A Brief History of Transcranial Magnetic Stimulation (TMS)

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A Brief History of Transcranial Magnetic Stimulation (TMS)

The brain is still very much a mystery, but major advances in the last 25 years have allowed for novel treatment options for various conditions including depression, anxiety, and obsessive compulsive disorder (OCD).

TMS works by increasing neuroplasticity in the brain. Neuroplasticity is the brain’s ability to form and re-form connections. The TMS chair creates magnetic energy that stimulates weak electrical current in the brain. Through electromagnetic pulses, it can increase cross-talk between neural networks. This can restore balance and stimulate underactive portions of the brain found to be involved in depression and other disorders.

I view it as physical therapy for the brain because we are re-strengthening and opening up important pathways. Physical therapy re-strengthens and balances muscle groups by re-activating them; In the same way, TMS restores a sense of balance by stimulating portions of the brain that benefit from renewed activity.

Patients sometimes ask how long has TMS been around? People often assume that it’s brand-new technology, but this is not the case. Here is a brief history of the science behind electromagnetic stimulation.

  • 1790s – Galvani studied muscle contractions in frog legs, demonstrating electrical activity within organisms.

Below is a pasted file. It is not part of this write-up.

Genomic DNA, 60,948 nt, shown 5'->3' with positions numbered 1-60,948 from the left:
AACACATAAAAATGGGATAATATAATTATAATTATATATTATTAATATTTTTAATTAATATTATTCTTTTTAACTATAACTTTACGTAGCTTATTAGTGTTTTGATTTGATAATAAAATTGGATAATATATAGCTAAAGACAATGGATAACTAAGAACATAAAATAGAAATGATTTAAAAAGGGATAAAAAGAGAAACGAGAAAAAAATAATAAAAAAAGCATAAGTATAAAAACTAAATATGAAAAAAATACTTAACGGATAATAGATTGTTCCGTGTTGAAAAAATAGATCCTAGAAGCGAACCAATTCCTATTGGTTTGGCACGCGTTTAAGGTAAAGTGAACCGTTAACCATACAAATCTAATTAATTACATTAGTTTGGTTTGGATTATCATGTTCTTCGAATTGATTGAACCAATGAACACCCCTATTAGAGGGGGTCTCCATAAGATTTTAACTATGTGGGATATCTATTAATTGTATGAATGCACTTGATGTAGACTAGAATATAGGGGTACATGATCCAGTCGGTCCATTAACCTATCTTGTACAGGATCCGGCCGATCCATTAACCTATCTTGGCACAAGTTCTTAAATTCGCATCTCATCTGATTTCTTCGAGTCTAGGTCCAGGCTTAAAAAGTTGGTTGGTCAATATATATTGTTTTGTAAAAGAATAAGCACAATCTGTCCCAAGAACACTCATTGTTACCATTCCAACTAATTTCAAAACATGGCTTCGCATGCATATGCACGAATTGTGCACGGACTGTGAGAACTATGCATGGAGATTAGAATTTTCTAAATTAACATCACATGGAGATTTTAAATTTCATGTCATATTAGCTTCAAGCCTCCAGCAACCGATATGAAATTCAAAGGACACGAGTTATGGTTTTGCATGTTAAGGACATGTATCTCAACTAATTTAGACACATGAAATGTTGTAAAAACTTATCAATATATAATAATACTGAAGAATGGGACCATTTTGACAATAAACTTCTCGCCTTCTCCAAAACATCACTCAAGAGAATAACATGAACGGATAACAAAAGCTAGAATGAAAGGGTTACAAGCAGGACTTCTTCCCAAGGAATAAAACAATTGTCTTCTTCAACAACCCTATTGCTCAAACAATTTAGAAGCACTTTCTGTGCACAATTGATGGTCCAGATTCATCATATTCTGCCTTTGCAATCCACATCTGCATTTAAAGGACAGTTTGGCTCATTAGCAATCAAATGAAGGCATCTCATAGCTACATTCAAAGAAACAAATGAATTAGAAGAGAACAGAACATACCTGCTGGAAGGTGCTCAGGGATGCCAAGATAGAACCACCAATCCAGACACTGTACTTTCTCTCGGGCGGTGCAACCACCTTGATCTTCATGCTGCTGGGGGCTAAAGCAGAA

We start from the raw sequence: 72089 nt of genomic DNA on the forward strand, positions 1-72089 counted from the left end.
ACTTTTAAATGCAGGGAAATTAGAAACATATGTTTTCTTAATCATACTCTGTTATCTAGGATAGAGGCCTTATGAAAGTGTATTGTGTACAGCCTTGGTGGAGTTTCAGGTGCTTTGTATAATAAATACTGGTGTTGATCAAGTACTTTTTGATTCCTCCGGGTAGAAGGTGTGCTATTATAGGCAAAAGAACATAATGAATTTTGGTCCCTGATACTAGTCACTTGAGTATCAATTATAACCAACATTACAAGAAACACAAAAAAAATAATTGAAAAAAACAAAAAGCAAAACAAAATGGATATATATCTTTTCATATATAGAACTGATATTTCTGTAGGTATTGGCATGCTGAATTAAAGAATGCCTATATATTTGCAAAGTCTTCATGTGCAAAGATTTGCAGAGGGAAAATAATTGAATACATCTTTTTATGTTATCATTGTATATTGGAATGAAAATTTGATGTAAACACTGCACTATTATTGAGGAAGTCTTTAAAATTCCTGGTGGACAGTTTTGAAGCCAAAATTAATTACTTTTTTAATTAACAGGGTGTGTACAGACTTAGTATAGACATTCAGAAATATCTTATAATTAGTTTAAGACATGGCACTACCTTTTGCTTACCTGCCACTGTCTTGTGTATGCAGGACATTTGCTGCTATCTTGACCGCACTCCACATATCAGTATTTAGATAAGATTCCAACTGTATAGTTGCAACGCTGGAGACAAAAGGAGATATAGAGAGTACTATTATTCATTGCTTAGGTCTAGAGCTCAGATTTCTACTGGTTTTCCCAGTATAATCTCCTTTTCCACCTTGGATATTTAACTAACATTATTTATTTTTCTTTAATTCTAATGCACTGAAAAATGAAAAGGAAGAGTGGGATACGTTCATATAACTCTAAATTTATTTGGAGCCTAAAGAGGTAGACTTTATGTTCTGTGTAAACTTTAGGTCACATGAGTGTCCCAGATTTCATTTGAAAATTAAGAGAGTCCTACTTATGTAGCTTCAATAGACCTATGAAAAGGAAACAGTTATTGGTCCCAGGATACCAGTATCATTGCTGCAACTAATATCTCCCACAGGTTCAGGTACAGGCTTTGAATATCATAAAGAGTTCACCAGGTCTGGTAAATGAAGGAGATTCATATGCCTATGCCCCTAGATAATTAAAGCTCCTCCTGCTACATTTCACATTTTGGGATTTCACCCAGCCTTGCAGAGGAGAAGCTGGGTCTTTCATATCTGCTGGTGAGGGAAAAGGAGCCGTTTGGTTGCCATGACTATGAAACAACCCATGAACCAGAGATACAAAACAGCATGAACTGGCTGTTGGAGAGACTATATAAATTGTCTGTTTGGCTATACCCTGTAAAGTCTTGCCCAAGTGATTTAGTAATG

• Early 1800s – Aldini used electricity to stimulate muscles in human cadavers, and later living subjects. He reported treatment of “parkinsonism” and “melancholia.”
  • Mid 1800s – Faraday and Maxwell explained the relation between electricity and magnetism. Electrical current generates a magnetic field around the current’s axis. The magnetic field is stronger when the current passes through a helical coil, such as a solenoid.
  • 1938 – ECT (electroconvulsive therapy) was used to treat depression by Cerleti and Bini; However, ECT stimulates the entire brain and requires a controlled seizure. This was not focused treatment and caused significant side effects.
  • 1985 –  Anthony Barker developed the first TMS device for research purposes. He observed that magnetic stimulation is quite effective compared to electrical stimulation due to its ability to target deeper structures in the brain.
  • 1995 – TMS research began to focus on therapeutic interventions.
  • 2008 –  After a study by O’Reardon et all demonstrating positive results in treatment for depression, the FDA approved Neuronetics Neurostar TMS for treatment of Major Depressive Disorder.
  • 2009 – The FDA cleared the first TMS device for cortical mapping, the Nexstim eXimia NBS System. NBS is navigated brain stimulation that uses MRI guided TMS to precisely map areas controlling muscle movements and activity in the brain.
  • 2013 – The FDA approved treatment of migraine headaches with aura
  • 2017 – The FDA approved OCD treatment in adults via BrainsWay’s Deep TMS
  • 2020 – BrainsWay received FDA clearance to treat smoking addiction in adults with Deep TMS
  • 2021 – The FDA approved TMS for treatment of anxiety with comorbid MDD
  • 2024 – The FDA approved TMS treatment of depression in adolescents aged 15 y/o and up.

As we can see, there have been many new developments with TMS over the years! With continued research, development, and psychoeducation, more people can access this important treatment.

Citations:

https://factms.org/552-2/

https://medicine.uiowa.edu/psychiatry/sites/medicine.uiowa.edu.psychiatry/files/wysiwyg_uploads/TMS-Mapping-Brochure_0.pdf

https://ajp.psychiatryonline.org/doi/full/10.1176/appi.ajp-rj.2023.180303

(https://www.brainsway.com/news_events/brainsway-receives-fda-clearance-for-smoking-addiction-in-adults/)

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